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Choosing between these headphones for Mixing/Mastering
Old 9th August 2019
  #1
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Choosing between these headphones for Mixing/Mastering

Hey everyone, first timer here!

I'm trying to figure out what headphones to get in for mixing/mastering. I know it's not comparable to studio monitors but atm it's the only thing I can get. From what I've read there are a few quite cheap options that sound okay to work with.

- Beyerdynamic DT770 / DT990 Pro
- Audio-Technica ATH-M50X
- Sony MDR-7506
- Sennheiser HD-280

Would you recommend any of these to mix and master? If not, any other better options available? Bear in mind my budget is tight and logistics aren't great right now for me to get monitors.

Thank you in advance
Old 9th August 2019
  #2
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The only pair you've listed that I have extensive experience with are the AT-m50x, which I love for field production monitoring, for musicians in studio, and casual listening, but they'd be pretty hard to mix on. Whatever you choose, I definitely suggest doing the month long demo of Sonarworks headphone correction software. I didn't like it the first time I tried, but now I find it indispensable for mixing on headphones. I go back and forth between hd800 and m50x, but the vast majority of my headphone mixing is done on the hd800's. Don't forget to consider how comfortable each pair may be on your head and ears, especially if you'll be using them for long stretches of time.
Old 9th August 2019
  #3
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Owen L T's Avatar
Definitely NOT the 280s. I have two pairs for tracking, and they're great for that. But they are not a headphone you'd want to mix on. Limited bass extension, and extremely tight - great for bleed, not great for extended use.

The pair I bought to spot-check my mixes on were the AKG 702s. Super comfy, and great value, as they've been around a while. Open back, which is kind of what you want.
Old 9th August 2019
  #4
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GYMusic's Avatar
Maybe because I'm so used to them, but I still use the Sony MDR-7506s. I have many pairs. I've been tempted to try the Audio-Technica ATH-M60x.

Adding... again, maybe because I'm so used to them, I have mixed on the 7506 when I had no other option with good results.
Old 9th August 2019
  #5
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Quote:
Originally Posted by bonelli View Post
Hey everyone, first timer here!

I'm trying to figure out what headphones to get in for mixing/mastering. I know it's not comparable to studio monitors but atm it's the only thing I can get. From what I've read there are a few quite cheap options that sound okay to work with.

- Beyerdynamic DT770 / DT990 Pro
- Audio-Technica ATH-M50X
- Sony MDR-7506
- Sennheiser HD-280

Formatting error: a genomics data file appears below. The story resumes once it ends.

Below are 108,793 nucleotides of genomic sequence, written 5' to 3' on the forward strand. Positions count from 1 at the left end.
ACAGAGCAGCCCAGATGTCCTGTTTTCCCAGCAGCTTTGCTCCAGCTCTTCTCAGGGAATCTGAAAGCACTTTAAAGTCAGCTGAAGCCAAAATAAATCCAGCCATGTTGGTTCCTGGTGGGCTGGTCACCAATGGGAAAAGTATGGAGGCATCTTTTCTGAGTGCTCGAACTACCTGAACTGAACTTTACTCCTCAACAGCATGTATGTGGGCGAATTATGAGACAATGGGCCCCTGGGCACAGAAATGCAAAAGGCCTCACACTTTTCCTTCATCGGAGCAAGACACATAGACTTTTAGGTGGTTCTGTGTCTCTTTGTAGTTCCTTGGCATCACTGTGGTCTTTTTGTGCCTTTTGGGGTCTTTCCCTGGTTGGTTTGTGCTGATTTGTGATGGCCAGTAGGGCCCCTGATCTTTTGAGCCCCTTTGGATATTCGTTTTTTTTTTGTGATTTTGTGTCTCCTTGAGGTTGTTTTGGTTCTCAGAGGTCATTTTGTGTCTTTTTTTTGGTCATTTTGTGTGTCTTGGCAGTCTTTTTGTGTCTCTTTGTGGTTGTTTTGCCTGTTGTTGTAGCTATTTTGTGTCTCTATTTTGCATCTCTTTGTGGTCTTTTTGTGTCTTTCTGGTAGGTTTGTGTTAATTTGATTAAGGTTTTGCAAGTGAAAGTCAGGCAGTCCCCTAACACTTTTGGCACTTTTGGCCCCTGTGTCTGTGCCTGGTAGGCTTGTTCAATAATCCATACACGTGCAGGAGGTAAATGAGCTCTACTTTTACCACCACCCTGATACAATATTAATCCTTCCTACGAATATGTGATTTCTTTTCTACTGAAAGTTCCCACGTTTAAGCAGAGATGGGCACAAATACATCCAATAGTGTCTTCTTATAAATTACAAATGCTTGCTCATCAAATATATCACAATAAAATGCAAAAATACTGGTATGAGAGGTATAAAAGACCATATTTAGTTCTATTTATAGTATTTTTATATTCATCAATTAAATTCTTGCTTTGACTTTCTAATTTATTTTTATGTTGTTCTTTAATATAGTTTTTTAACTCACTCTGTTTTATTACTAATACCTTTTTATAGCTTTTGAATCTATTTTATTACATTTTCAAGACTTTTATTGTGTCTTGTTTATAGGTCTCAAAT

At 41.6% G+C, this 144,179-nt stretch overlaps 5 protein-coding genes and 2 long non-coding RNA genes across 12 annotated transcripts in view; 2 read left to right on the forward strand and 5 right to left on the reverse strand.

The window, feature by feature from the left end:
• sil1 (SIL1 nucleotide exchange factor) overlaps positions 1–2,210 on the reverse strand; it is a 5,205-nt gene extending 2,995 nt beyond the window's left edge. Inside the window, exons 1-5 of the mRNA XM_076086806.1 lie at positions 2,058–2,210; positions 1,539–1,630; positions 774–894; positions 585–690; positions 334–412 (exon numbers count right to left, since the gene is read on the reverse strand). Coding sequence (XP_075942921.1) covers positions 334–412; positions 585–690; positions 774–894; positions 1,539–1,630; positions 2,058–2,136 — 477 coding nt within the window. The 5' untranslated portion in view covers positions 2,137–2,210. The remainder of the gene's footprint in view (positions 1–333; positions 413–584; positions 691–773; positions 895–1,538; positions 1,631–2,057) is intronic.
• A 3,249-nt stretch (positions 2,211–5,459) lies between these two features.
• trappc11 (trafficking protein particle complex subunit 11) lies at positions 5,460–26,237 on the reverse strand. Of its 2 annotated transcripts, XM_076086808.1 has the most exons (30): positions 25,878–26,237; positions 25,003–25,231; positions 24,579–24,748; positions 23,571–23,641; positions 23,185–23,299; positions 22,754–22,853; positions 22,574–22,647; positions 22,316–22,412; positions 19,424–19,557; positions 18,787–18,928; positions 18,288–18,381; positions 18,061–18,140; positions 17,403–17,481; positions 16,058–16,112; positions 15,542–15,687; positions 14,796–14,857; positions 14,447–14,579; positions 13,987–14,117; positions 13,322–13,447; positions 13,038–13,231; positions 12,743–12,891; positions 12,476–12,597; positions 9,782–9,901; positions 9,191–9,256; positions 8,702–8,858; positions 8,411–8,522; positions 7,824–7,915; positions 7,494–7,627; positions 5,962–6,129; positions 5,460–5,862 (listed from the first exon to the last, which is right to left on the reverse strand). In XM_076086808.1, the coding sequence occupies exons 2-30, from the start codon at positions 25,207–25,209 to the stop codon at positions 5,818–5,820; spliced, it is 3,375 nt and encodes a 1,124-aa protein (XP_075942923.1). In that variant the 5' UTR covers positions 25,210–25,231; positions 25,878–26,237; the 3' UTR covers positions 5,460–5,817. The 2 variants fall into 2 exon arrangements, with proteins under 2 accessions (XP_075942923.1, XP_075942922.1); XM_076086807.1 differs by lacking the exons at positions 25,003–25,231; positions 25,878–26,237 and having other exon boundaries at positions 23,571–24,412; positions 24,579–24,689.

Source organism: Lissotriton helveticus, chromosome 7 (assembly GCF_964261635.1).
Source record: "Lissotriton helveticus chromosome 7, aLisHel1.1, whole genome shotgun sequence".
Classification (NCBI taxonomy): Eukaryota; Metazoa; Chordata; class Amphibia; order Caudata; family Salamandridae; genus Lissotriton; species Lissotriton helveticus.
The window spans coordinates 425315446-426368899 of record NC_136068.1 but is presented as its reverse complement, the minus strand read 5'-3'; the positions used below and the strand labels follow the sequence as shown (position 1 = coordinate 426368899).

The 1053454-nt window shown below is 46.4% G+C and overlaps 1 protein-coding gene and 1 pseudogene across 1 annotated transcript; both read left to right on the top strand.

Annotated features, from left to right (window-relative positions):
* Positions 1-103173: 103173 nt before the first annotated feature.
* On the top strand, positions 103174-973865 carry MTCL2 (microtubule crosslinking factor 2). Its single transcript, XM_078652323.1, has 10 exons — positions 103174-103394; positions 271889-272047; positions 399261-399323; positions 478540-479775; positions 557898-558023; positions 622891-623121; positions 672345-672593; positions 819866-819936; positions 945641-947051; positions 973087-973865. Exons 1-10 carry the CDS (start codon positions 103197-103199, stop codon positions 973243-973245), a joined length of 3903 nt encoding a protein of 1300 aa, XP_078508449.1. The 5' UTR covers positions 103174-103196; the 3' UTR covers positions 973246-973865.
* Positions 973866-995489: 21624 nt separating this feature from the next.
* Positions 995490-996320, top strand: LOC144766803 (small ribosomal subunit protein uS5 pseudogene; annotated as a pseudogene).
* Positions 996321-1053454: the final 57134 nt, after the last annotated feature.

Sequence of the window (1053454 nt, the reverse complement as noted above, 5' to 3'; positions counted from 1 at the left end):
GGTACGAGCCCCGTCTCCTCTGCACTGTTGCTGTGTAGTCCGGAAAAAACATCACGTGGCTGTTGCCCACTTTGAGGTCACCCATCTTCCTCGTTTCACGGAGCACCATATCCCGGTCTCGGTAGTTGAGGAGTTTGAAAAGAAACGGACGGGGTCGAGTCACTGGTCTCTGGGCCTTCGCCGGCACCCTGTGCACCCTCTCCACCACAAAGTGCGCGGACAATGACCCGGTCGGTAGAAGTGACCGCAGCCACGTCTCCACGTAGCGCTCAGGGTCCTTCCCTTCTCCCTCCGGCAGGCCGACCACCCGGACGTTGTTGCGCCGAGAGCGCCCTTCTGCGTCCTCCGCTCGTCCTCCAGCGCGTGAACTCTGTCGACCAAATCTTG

Granted they aren't top end but these are not "cheap" options and they are all more than "OK." They are all highly-regarded headphones FYI. However I think all of these are closed back, and if you're sure you're only going to mix/master and not use them for tracking, I wouldn't advise. Get open back.

If you're dead set on one of these, honestly you can ask 100 people and get 100 diff replies. For every person who says X is amazing, Y will say avoid at all costs.

I personally am not a fan of the ATHs although they are very good quality, because they have a boost in the bass which I hate and IMO makes no sense. Studio headphones by definition are supposed to give a neutral, honest sound. The others I have not tried enough to feel qualified to speak to (and have put a purchase on hold anyway).

If at all possible, find a place where you can try these out. That's the only way to know what will work best for you. FWIW
Old 4 weeks ago
  #6
Gear Addict
My stuff translates mixed on a K701. It’s so big that you don’t have a lot of the congestion of most headphones.
Old 4 weeks ago
  #7
Lives for gear
I own all of the headphones you’ve listed, except the Beyer.
I agree with bill5 that the AT is bumped on the low end in a way that makes them somewhat unreliable in getting your low end into that “sounds at least OK on any system” range.
And I agree with Owen in rejecting the 280 for mixing, but for the opposite of the reason he gives. While they are not bumped obviously on the low end, they have so much extension on the low end (down to 10 hz or so if I’m not misremembering) that I spent far too much time “fixing” things in the extreme bottom that weren’t audible to anyone else. They are also heavy, the coiled cord tends to kink, and they aren’t very efficient.
The Sony you reference is a very old design, but it is a very neutral and honest, light, fairly comfortable phone. I actually mixed some audio for video in someone’s garage using 7506 and a pair of PA speakers (which I didn’t trust at all). Those mixes weren’t bad, and I would pick the 7506 if I were offered the four choices you give.
The ATs are more impressive to listen to and have both more thump and sparkle, but I mix better on the Sony’s... or the very cheap Sennheiser 202, which may not be a current Sennheiser model.
Old 4 weeks ago
  #8
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Will The Weirdo's Avatar
Just like with every monitor, you have to learn headphones too. IMHO you can learn to mix on any of these headphones given enough time and desire. I suggest you find the closest music store that carries most of these and go test them for yourself with music you are familiar with, then pick what works best for you and learn that pair inside and out.
Old 3 weeks ago
  #9
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Quote:
Originally Posted by Bushman View Post
The ATs are more impressive to listen to and have both more thump and sparkle, but I mix better on the Sony’s... or the very cheap Sennheiser 202, which may not be a current Sennheiser model.
Current schmurrent: https://www.amazon.com/Sennheiser-HD...gateway&sr=8-1

Ever used the 201s? Similar?
Old 3 weeks ago